This will be the second of two articles about tripods. Part one was an introduction to tripods. For part two I’ll be talking about the different types of tripods available, the tripods I personally own and I’ll share some tips for getting the most from your tripod investment. If you haven’t read part one be sure to check it out here.
In the first tripod article I talked about how keeping your camera steady helps you to capture images that look clearer and sharper. Keeping my camera steady is so important to me that if I know I have a shoot coming up where I can’t use a tripod I’ll stop drinking caffeinated beverages to help keep my hands steadier. That’s how serious I get about keeping my camera steady.
There are great ways to keep a camera steady (like sandbags, monopods and articulating arms) but for this article I’ll be concentrating only on tripods. In my next article I’ll talk about the tripods that I personally own and use on a daily basis.
Different types of tripods
There are numerous types, sizes and styles of tripods but I like to break them into three different groups. The first is the full-sized tripod, second is the travel-sized tripod and the final type is the table-top tripod. To me most photography tripods land on one of those groups. Here’s a look at a some of my personal tripods. On the left is a table-top tripod, the middle two tripods are travel-sized and the tripod on the right is full-sized.
Full size tripods
A full sized tripod is probably the most common tripod on the market. The legs of a full size tripod will retract to allow the tripod to take up less space for storage but it can still be pretty large when folded up. When the gear gets heavy a tripod with a lot of mass will be necessary to keep the camera steady. In a studio it’s common to see large heavy tripods used because they don’t need to be moved very far. It’s worth noting that some serious photographers will still carry a heavy tripod to a location because they’re looking to get the most stability they can get. Here’s a look at one of my personal full-sized tripods:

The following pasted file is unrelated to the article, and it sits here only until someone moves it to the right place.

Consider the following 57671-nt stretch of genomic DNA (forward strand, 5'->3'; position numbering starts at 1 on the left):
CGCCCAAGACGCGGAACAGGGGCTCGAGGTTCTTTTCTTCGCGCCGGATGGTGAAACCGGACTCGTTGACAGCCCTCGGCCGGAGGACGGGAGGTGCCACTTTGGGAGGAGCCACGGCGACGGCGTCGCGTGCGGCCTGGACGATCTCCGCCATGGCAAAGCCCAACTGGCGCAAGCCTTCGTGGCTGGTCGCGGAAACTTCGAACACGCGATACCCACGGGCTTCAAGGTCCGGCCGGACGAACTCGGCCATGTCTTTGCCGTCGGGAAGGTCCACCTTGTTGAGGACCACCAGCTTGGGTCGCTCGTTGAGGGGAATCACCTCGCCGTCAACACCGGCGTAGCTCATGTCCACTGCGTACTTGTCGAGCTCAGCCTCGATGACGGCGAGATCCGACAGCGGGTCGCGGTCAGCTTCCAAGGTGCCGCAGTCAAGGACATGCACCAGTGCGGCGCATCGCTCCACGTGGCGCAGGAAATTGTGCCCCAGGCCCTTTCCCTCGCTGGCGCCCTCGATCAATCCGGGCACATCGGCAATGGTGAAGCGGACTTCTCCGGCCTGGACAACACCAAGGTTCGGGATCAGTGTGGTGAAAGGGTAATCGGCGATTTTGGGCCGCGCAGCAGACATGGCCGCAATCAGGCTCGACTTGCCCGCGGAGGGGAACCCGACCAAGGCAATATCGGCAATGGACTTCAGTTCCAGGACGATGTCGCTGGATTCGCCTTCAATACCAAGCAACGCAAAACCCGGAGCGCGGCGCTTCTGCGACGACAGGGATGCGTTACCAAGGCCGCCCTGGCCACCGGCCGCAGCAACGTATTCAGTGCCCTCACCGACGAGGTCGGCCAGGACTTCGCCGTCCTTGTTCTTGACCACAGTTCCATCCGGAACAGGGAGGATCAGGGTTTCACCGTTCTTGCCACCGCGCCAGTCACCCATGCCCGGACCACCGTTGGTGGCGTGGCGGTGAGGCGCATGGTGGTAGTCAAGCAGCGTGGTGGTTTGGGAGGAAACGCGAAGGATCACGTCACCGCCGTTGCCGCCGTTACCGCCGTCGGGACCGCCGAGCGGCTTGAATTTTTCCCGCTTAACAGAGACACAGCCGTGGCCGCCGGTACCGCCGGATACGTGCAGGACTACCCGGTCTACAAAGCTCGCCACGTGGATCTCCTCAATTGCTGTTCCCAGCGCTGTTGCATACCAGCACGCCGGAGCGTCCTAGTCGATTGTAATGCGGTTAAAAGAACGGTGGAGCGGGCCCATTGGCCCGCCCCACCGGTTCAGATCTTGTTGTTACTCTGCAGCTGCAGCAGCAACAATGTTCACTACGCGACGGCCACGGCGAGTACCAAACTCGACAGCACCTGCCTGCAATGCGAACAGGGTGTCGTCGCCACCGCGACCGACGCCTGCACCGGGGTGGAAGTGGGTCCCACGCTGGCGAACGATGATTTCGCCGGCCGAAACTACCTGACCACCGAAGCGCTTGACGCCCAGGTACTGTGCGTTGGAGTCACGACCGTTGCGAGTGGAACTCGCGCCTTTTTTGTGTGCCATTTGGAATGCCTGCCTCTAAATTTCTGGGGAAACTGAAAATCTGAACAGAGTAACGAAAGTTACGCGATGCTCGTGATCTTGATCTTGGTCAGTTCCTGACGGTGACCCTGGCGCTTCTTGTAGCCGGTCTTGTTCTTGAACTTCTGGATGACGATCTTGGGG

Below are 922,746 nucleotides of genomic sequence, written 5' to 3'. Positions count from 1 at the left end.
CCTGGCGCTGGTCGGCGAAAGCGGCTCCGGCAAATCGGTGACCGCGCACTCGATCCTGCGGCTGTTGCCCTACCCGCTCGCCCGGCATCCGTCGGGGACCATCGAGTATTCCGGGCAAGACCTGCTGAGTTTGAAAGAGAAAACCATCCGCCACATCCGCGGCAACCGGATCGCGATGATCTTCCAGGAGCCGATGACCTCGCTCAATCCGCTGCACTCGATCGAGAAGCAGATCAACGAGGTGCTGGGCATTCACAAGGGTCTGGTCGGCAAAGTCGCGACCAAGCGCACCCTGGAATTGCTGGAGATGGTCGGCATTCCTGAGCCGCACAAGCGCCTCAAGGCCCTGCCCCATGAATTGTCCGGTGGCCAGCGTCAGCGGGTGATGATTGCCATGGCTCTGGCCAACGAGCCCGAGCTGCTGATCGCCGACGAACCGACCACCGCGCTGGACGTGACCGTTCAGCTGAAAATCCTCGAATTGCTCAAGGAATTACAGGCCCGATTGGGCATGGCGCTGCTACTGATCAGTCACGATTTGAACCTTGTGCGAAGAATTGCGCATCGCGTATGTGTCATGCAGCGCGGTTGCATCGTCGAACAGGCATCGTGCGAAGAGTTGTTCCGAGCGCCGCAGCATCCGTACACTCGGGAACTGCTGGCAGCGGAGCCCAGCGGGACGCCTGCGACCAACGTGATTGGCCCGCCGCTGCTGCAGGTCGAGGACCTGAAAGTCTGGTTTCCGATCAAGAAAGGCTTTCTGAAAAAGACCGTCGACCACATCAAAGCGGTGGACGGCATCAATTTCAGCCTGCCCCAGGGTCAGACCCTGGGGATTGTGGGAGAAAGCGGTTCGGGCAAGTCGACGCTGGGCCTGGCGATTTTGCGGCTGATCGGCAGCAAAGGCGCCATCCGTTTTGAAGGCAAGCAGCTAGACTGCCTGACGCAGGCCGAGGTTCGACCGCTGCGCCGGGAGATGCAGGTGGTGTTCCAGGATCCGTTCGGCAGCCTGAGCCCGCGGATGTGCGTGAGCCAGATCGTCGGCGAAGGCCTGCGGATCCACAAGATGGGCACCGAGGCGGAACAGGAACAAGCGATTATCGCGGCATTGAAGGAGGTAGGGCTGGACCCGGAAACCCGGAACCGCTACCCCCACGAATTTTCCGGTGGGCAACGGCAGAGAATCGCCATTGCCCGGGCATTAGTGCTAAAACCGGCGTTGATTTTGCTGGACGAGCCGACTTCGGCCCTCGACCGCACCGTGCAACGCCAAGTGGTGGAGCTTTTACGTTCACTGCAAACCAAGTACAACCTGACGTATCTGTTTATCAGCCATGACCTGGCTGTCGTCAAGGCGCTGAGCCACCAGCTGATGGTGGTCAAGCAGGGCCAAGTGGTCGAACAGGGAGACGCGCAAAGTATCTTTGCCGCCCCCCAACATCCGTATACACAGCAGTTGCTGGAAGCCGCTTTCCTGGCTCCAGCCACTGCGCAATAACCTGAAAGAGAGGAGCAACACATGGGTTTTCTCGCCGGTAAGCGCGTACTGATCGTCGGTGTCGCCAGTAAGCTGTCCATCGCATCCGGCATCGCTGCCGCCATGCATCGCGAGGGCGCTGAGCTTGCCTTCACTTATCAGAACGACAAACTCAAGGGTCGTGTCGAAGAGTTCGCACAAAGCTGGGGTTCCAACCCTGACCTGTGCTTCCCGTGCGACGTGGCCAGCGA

My current full-size tripod system is made by Manfrotto and I absolutely love using it when I’m out shooting landscapes. One of the things I love about it is how it extends tall enough to get the camera up to my eye level without having to extend the center column. Here’s a look at me setting up my camera on my Manfrotto tripod to capture a sunrise in the Shenandoah Mountains:
A travel sized tripod is designed to fold into a more compact size and be much lighter than a full sized tripod. For photographers who need to carry their tripod long distances or are traveling and their tripod needs to fit in their luggage. By being small and light it’s easy to bring along to your photography location. Unfortunately the loss of size and weight will usually be a trade-off for stability. Top level materials and design can allow for a small, light and very sturdy tripod but it will not come cheap. Here’s a look at my newest travel-sized tripod made by 3POD (I have a full review of this small tripod over on my photography blog here):